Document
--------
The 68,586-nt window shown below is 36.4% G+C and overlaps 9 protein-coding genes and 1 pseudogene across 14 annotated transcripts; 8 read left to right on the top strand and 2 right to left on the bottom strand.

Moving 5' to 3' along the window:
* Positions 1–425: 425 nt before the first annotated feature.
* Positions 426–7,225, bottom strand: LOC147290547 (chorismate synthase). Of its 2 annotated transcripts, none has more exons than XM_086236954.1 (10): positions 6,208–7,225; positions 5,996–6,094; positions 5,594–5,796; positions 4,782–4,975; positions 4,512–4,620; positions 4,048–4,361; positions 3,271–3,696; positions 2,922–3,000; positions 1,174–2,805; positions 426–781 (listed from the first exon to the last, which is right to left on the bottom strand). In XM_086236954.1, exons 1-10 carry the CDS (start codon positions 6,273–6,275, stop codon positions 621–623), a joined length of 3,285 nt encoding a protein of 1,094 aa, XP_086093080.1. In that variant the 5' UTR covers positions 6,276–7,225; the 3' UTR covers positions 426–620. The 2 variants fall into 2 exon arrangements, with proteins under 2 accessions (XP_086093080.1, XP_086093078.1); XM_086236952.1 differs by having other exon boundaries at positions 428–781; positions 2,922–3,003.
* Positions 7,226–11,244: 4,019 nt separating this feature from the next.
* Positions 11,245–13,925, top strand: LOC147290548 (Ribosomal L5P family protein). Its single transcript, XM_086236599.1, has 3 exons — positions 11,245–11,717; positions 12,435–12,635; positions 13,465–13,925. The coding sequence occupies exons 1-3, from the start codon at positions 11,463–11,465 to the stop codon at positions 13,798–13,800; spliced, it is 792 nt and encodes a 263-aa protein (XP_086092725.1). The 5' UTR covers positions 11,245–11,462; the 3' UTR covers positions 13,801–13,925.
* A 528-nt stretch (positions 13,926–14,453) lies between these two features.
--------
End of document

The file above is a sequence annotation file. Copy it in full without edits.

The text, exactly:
The 68,586-nt window shown below is 36.4% G+C and overlaps 9 protein-coding genes and 1 pseudogene across 14 annotated transcripts; 8 read left to right on the top strand and 2 right to left on the bottom strand.

Moving 5' to 3' along the window:
* Positions 1–425: 425 nt before the first annotated feature.
* Positions 426–7,225, bottom strand: LOC147290547 (chorismate synthase). Of its 2 annotated transcripts, none has more exons than XM_086236954.1 (10): positions 6,208–7,225; positions 5,996–6,094; positions 5,594–5,796; positions 4,782–4,975; positions 4,512–4,620; positions 4,048–4,361; positions 3,271–3,696; positions 2,922–3,000; positions 1,174–2,805; positions 426–781 (listed from the first exon to the last, which is right to left on the bottom strand). In XM_086236954.1, exons 1-10 carry the CDS (start codon positions 6,273–6,275, stop codon positions 621–623), a joined length of 3,285 nt encoding a protein of 1,094 aa, XP_086093080.1. In that variant the 5' UTR covers positions 6,276–7,225; the 3' UTR covers positions 426–620. The 2 variants fall into 2 exon arrangements, with proteins under 2 accessions (XP_086093080.1, XP_086093078.1); XM_086236952.1 differs by having other exon boundaries at positions 428–781; positions 2,922–3,003.
* Positions 7,226–11,244: 4,019 nt separating this feature from the next.
* Positions 11,245–13,925, top strand: LOC147290548 (Ribosomal L5P family protein). Its single transcript, XM_086236599.1, has 3 exons — positions 11,245–11,717; positions 12,435–12,635; positions 13,465–13,925. The coding sequence occupies exons 1-3, from the start codon at positions 11,463–11,465 to the stop codon at positions 13,798–13,800; spliced, it is 792 nt and encodes a 263-aa protein (XP_086092725.1). The 5' UTR covers positions 11,245–11,462; the 3' UTR covers positions 13,801–13,925.
* A 528-nt stretch (positions 13,926–14,453) lies between these two features.